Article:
Tips for successful initial pay negotiations for university graduates by Remigiusz Smolinski, Honorary Professor of Negotiation at HHL Leipzig Graduate School of Management
Prof. Dr. Smolinski knows the three goals human resource representatives generally pursue when recruiting new employees. “Finding the best people, not going over budget and sparking the applicant’s excitement for the company and the job.” In this context, the first pay negotiations are of great importance for university graduates as well. No one should underestimate the significance of the salary for the long-term relationship with their employer. Therefore, the applicants should not sell themselves short right at the start.
Good preparation wins half the battle
First, the candidates should collect as much data as possible. This includes information on average salaries for graduates from the same university or where they are within the ranking of their own class. A specific desired salary as well as the minimum salary, which the candidates should consider their absolute lower limit, can be derived from these figures.
Studies show that the graduates’ ambition positively correlates with their negotiation results. In addition to all ambition, the candidates should remain sensible and flexible when negotiating their desired salary.
Smolinski says it is important to be aware of the possible outcomes of the talk and play them through one’s mind – both the positive and the negative ones – to avoid insecurity and stress in this process. The awareness of the possibility that the negotiations might not go according to the graduate’s plan can prevent them from stumbling. Good preparation therefore also includes having a specific alternative up one’s sleeve. If the outlook for the ongoing negotiations is not better than the alternative, the candidates should end them and move on to the alternative solution, according to the negotiation expert.
Winning through self-confidence
Smolinski knows the tricks of HR representatives. A fixed salary for graduates, for instance, is meant to show that nothing can be done about the predetermined initial salary. A seeming unwillingness to negotiate, however, is no reason to not try anyway and seek a dialog.
Moreover, recruiters tend to place their first offer at the lower end of the salary range. Therefore, applicants should not accept it straight away but renegotiate and check for additional potential. For outstanding candidates, companies are often prepared to make an exception and to enter (re-)negotiations. In addition to showing self-confidence, it can be very helpful to emphasize excitement and passion for the upcoming tasks to convince the other party and win them over to one’s own offer.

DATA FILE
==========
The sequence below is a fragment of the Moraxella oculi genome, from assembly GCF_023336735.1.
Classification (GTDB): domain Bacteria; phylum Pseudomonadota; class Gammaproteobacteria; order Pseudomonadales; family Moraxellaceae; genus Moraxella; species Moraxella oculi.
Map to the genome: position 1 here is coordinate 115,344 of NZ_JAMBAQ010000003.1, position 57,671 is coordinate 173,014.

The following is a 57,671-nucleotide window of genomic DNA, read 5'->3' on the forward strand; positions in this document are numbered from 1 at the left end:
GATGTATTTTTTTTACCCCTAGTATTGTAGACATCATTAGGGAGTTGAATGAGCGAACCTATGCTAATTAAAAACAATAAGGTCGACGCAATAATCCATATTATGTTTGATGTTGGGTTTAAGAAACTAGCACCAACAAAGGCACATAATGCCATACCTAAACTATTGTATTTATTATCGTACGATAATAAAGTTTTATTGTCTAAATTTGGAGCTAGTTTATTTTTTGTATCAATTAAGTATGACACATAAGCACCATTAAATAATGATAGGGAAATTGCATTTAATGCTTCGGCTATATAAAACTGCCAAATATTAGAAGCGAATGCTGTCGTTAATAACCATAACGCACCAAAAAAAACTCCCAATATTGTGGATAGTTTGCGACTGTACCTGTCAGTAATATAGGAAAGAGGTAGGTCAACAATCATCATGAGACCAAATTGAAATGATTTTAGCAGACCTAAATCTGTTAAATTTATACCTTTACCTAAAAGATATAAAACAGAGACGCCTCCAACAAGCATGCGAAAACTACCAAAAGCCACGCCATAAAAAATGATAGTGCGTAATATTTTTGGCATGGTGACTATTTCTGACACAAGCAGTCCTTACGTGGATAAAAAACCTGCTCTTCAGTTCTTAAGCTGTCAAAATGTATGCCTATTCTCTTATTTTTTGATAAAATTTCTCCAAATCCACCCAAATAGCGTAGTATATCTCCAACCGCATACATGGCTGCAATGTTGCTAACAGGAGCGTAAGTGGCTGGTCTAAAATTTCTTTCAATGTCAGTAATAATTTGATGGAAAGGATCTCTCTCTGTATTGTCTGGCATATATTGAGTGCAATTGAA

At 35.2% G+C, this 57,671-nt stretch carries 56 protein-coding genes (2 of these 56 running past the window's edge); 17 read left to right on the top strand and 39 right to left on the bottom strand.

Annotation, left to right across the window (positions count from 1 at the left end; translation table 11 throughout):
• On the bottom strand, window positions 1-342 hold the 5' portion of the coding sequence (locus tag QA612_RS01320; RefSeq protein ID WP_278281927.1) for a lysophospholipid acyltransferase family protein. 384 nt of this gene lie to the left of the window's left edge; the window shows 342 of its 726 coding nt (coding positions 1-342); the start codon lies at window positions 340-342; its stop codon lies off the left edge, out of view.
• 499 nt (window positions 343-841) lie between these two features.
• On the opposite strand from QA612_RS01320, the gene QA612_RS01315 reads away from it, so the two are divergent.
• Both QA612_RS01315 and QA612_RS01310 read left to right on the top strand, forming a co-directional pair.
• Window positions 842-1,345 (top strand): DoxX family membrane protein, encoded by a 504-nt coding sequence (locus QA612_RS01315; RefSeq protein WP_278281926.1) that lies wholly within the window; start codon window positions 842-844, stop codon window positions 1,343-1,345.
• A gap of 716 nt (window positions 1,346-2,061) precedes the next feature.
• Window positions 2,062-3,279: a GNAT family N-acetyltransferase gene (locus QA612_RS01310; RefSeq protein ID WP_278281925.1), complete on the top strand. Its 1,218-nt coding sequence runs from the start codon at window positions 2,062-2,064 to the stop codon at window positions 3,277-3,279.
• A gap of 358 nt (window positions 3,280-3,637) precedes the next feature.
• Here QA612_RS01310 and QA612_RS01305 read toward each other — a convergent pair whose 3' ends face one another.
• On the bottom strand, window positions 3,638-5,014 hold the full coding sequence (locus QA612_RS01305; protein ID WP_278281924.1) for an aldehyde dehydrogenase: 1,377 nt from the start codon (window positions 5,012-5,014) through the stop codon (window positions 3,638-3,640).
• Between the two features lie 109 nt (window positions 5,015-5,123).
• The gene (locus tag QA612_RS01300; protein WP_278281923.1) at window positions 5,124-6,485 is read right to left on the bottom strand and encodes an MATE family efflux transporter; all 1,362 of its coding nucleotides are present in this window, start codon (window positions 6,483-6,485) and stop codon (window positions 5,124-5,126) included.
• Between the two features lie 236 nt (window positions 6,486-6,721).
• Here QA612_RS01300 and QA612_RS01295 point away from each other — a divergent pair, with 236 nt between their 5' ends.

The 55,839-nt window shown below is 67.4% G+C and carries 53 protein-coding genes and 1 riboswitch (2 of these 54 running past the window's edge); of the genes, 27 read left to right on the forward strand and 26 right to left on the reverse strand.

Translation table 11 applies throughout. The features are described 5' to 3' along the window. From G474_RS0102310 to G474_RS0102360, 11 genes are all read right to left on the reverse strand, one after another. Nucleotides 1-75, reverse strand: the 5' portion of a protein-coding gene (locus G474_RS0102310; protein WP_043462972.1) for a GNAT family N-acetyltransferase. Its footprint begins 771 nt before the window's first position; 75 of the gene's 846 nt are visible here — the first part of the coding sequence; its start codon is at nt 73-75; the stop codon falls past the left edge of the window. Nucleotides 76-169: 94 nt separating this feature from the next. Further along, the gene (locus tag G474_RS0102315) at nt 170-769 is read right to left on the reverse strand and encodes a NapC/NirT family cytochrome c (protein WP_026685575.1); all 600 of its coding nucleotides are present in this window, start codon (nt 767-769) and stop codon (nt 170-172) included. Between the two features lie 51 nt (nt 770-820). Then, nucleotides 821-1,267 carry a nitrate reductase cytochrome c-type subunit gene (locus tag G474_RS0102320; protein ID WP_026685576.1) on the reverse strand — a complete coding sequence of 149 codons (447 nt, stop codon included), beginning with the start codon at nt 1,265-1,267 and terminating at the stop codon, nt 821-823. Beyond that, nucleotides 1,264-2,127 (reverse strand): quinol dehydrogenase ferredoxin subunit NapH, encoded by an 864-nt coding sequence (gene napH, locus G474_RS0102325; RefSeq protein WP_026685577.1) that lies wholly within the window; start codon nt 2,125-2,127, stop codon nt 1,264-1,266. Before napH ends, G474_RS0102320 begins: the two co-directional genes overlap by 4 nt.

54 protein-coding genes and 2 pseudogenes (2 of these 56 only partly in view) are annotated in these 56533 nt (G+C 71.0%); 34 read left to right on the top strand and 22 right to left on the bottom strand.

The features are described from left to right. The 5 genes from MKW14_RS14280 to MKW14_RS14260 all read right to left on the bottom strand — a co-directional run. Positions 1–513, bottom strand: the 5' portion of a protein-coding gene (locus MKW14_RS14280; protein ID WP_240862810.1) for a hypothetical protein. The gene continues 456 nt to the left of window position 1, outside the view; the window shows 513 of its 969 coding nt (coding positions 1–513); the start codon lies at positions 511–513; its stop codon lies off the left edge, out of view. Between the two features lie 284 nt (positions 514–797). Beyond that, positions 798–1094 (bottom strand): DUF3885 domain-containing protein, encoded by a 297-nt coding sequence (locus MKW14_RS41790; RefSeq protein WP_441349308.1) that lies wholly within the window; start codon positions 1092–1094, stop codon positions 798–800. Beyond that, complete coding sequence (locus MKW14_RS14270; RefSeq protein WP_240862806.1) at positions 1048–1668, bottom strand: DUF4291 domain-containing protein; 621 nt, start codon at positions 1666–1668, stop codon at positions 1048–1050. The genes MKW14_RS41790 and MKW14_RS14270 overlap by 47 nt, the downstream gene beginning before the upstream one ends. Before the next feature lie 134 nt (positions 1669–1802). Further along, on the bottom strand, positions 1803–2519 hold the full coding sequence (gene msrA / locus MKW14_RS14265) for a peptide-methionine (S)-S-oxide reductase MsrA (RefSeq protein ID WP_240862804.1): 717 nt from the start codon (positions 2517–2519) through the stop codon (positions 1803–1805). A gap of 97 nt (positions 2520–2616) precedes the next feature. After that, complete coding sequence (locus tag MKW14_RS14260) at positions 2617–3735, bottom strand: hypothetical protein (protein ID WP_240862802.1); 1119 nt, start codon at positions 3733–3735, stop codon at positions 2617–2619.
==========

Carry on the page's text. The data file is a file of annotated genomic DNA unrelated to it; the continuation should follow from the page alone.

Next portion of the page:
One specific measure which might change the situation fundamentally is another negotiation technique. After mentioning all collected facts and figures, the applicant asks the HR representative to make a fair offer which will not be renegotiated but simply accepted or refused by the candidate. Studies show that the salary offered in these cases is often rather generous in comparison.
Prof. Dr. Remigiusz Smolinski is the Honorary Professor of Negotiation at HHL Leipzig Graduate School of Management. Prof. Dr. Smolinski has founded the annual world championship in negotiation, The Negotiation Challenge, as well as the International Negotiation Research and Teaching Association, an organization for researchers from the field of negotiation. He was a visiting scholar at Tufts University’s Fletcher School of Law and Diplomacy and Harvard University’s Program on Negotiation and has worked as a lecturer for the subject of Negotiation at high-ranking business schools all over the world. Prof. Dr. Smolinski built and managed Easter European marketplaces at mobile.de (eBay Classifieds) and led a team that was responsible for driving e-commerce innovations at Otto Group. Currently, he works as Vice President for Business Development and Innovation Management at comdirect and has founded the comdirect Start-up Garage.
» The Negotiation Challenge 2017 will takes place on April 21-22 in Bogota, Colombia
The Negotiation Challenge TNC, an international negotiation competition, is open for graduate students. TNC is a highly competitive event, where the students are allowed to compare and improve their negotiation skills and prepare for the negotiations they will face after graduation.